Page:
The three of us are soaked through by the warm thrashing water, which judging from the stinging in my eyes is more sea water than rain. This can’t be real; we are now in our own movie, but unlike actors, we have no stunt doubles. Irma’s howl is more monstrous and terrifying than ever, the sense of foreboding is excruciating. This is not stopping, and it is becoming ever clearer we have seen nothing yet. I want to scream at the top of my lungs, ‘if you have come to take us then take us, why make us wait any longer?’ I can only compare the monstrous noise to what it might be like to stand directly behind a jet engine, as I try to quash the terrible sense of impending doom and mounting hatred for our tormentor. And then it strikes me as odd that St Martin is where thrill seekers seek out such a jet blast at the airport fence.

Then, somehow, the fear slaps me across the face and finds its peak and moves beyond frightening. Momentarily I don’t know quite what it is I feel. I am chilled to the bone, and a blood curdling panic goes through me, from my head to my toes. It penetrates and shudders through me to my very core. I have no idea what an explosion sounds like, but I hear and feel what must be an explosion. I am momentarily frozen to the spot as you might if you were out in the bush and heard a not too distant roar from a lion. 

We are together, yet at the core all three of us are exposed and alone with our own versions of fear, panic and dread. The senses are completely overwhelmed and time stops. My eyes are stinging even more now and I can barely see. The sound is different, and not only can I hear the wind, I can feel it. It is thumping and pounding at our chests in a manner anyone who has stood too close to a speaker at a concert will recognise. But this is different, Irma has no rhythm, there is no joy, no pleasure, she pins me to the work surface and beats on my chest like a crazed primate. Surely this is a bad dream and if I blink I will wake up. In the confusion it takes a few seconds to access the scene and realise we are surrounded by sheet metal and wood. A look to the heavens confirms the roof has disappeared and we are exposed to the elements, to Irma and all her might and wrath.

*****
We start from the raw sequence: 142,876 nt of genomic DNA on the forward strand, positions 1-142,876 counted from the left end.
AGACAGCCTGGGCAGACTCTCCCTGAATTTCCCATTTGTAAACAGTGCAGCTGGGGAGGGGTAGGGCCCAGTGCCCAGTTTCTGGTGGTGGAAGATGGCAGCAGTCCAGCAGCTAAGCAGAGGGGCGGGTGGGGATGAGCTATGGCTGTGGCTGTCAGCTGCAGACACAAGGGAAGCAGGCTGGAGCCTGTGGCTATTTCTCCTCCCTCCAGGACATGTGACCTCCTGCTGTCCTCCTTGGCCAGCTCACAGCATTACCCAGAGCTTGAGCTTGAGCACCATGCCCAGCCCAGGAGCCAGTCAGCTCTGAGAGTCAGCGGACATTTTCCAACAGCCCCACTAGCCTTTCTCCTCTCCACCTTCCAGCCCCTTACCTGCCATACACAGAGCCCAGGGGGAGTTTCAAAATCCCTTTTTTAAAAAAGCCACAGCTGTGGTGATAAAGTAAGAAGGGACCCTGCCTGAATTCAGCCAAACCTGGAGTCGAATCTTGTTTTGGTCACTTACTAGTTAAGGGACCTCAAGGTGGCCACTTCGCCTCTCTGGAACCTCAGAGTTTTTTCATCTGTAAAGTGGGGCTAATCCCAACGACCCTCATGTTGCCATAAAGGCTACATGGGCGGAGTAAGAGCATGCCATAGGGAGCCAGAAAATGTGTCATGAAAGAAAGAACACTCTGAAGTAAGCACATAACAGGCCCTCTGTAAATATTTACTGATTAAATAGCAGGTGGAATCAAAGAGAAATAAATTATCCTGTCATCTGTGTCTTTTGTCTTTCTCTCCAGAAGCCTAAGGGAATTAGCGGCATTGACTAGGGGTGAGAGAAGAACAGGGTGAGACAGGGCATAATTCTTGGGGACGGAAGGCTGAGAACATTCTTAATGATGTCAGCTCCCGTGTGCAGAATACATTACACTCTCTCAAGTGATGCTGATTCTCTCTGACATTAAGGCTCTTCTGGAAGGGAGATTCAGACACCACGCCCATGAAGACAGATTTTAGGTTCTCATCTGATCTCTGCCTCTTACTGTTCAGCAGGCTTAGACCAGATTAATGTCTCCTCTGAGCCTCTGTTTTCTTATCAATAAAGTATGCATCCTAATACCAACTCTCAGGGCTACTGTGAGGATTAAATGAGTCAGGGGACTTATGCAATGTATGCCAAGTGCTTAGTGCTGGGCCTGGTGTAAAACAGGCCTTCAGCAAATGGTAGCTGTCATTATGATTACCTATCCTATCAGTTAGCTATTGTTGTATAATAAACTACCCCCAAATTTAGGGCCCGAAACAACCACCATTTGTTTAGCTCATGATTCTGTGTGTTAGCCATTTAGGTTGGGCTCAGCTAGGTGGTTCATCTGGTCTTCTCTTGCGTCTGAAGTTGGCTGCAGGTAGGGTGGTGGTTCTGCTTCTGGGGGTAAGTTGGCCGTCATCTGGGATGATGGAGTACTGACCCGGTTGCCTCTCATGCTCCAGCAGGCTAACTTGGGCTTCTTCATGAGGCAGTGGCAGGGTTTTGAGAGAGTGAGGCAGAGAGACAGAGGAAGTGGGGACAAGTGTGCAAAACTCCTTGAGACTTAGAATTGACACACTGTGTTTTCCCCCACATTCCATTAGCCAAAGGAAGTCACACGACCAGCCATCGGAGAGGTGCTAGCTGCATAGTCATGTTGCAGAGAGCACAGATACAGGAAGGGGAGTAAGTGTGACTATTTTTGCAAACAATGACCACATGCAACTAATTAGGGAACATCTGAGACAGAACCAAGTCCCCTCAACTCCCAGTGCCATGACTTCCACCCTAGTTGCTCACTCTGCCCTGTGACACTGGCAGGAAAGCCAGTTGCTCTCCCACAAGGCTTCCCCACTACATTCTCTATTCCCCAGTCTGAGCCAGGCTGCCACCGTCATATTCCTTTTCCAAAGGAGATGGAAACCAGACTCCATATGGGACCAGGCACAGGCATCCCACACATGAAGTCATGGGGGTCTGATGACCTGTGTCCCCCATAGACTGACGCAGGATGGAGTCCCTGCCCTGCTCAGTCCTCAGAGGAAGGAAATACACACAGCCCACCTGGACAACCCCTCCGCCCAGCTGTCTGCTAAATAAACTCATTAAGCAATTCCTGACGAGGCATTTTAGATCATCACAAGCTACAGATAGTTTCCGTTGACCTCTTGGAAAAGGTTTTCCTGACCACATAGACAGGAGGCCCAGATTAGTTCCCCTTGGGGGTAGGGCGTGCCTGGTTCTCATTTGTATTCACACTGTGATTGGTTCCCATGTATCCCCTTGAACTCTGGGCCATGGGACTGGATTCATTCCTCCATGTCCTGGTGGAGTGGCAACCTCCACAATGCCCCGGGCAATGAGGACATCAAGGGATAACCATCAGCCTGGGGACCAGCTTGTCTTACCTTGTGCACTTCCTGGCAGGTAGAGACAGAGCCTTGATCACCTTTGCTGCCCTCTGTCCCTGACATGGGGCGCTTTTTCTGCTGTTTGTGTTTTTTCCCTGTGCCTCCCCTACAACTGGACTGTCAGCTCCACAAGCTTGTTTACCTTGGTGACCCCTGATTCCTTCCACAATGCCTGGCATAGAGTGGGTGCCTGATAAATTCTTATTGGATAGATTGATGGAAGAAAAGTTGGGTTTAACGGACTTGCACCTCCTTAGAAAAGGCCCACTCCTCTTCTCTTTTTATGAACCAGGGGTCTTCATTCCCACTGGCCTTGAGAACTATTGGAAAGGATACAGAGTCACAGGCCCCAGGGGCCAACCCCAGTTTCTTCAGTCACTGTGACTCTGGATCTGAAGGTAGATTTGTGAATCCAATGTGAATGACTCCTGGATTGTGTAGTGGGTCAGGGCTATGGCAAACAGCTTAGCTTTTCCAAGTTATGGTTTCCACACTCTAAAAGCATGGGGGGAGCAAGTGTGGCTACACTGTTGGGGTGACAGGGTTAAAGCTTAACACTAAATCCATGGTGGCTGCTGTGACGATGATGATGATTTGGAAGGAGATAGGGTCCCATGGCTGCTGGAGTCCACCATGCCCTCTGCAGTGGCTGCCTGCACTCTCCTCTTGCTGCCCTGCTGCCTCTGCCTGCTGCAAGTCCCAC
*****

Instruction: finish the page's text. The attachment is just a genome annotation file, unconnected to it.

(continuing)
Then a further terrifying crunch and an awful snapping and tearing sound fills my ears even over the terrifying howl. I squint more against the sting and struggle to see in the dark as I look towards the opening, to the office as she thumps at my chest forcing me back against the work surface. It looks different somehow, but I can’t work it out immediately. I realise the wooden extension has gone and I am looking outside. The office, along with Chris’ computer, printer and all business files, all must have gone, along with the entire wooden decking. Then I see that the glass door and curtains have gone too leaving two patio door sized openings. Essentially the back wall of the house is missing, along with the entire roof. 

Screaming into my ear over the terrifying cacophony Jenn asks, “are we going to die?”

<p>Mark Wilson basking shark</p>
<p>Mark Wilson shark</p>
<p>Mark Wilson shark diving</p>

Irma will be released in 2019.